"Big Alec has a Chinese line out in the bight off Turner's Shipyard," Charley Le Grant said that afternoon to Carmintel.
"Well, then," and Charley's eyes glittered in a determined way, "we've got to capture Big Alec between us, you and I, and we've got to do it in spite of Carmintel.
This meant that we must take Big Alec on the open water, where he could see us coming and prepare for us one of the warm receptions for which he was noted.
Slack water had come, and as we dropped around the end of the Solano Wharf we saw Big Alec at work, running his line and removing the fish.
I nodded, and we kept silent after that, the boat slipping gently through the water and Big Alec growing nearer and nearer.
Big Alec watched us till we were out of range, when he returned to his work.
"You'd better leave Big Alec alone," Carmintel said, rather sourly, to Charley that night.
For it was common knowledge that Big Alec was as willing to bribe as to fight, and that of late years more than one patrolman had handled the fisherman's money.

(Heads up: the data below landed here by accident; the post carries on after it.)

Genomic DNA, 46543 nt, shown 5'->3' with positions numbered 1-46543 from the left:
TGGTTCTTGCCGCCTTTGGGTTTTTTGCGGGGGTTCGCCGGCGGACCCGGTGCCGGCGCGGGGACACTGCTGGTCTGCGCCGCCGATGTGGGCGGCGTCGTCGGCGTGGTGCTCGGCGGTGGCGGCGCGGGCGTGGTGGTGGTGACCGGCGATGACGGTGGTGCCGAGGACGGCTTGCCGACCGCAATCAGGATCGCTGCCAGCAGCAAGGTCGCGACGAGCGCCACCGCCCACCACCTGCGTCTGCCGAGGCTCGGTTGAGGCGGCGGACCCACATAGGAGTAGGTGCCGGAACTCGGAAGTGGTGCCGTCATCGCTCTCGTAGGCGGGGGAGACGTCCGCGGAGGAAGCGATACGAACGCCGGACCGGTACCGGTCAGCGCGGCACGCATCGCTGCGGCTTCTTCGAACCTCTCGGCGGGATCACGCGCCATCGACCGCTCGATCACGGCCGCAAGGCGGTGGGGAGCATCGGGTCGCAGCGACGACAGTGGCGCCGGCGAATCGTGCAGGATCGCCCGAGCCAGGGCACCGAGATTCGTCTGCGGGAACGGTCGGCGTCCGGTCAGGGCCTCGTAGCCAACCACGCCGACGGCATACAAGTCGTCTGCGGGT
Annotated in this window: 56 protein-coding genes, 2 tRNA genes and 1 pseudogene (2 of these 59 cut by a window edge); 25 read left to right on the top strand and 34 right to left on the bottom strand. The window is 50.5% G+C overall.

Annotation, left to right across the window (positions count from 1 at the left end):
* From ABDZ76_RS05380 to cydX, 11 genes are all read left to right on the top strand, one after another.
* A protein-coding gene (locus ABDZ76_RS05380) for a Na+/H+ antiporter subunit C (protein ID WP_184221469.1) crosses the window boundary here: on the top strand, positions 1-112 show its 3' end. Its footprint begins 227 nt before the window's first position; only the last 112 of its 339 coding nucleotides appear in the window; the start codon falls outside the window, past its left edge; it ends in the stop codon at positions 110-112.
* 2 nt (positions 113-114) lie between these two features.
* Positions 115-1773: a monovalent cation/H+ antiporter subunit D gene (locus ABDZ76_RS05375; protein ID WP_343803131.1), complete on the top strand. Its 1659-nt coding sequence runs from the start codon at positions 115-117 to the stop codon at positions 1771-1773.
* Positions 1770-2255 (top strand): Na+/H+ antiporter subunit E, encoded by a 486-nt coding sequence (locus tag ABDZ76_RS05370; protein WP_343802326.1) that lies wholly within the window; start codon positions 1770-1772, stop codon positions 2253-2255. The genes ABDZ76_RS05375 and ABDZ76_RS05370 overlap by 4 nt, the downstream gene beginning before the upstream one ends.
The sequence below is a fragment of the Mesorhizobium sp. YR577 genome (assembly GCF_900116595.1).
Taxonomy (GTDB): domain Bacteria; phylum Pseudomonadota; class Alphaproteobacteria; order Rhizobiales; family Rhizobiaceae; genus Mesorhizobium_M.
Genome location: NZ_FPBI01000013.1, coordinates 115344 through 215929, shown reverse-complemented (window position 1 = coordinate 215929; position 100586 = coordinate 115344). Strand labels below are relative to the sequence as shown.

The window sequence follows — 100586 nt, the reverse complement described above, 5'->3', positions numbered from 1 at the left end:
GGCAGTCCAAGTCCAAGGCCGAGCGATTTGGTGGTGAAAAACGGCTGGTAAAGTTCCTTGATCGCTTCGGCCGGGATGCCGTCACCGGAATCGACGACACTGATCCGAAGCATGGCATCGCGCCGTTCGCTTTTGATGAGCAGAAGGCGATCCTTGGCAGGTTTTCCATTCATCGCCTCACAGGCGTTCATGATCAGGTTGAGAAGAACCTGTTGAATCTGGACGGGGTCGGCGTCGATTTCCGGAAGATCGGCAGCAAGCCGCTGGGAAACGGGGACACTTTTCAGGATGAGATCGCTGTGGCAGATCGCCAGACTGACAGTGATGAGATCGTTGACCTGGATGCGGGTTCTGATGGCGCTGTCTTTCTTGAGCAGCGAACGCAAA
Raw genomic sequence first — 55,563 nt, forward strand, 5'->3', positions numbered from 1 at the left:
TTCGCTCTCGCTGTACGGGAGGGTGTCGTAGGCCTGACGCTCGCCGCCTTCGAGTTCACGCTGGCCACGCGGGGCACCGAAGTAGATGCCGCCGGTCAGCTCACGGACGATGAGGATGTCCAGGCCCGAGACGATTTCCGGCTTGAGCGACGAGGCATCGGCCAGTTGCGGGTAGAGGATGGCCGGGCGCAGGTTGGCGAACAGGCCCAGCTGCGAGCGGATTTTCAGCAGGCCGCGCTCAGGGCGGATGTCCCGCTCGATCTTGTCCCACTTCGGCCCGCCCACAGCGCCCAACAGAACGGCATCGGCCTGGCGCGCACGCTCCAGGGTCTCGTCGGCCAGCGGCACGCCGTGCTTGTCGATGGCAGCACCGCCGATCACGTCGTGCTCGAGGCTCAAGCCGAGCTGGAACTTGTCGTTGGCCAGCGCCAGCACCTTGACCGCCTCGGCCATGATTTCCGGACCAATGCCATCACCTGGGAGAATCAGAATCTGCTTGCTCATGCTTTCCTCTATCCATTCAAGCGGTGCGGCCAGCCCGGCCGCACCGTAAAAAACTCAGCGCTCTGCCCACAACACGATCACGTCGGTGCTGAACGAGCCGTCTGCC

"What we want is imagination," Charley said to me one day, when we had attempted to creep upon Big Alec in the gray of dawn and had been shot at for our trouble.
Regularly, every slack water, without slyness, boldly and openly in the broad day, Big Alec was to be seen running his line.
"I'll tell you what we can do," I said, after several fruitless weeks had passed; "we can wait some slack water till Big Alec has run his line and gone ashore with the fish, and then we can go out and capture the line.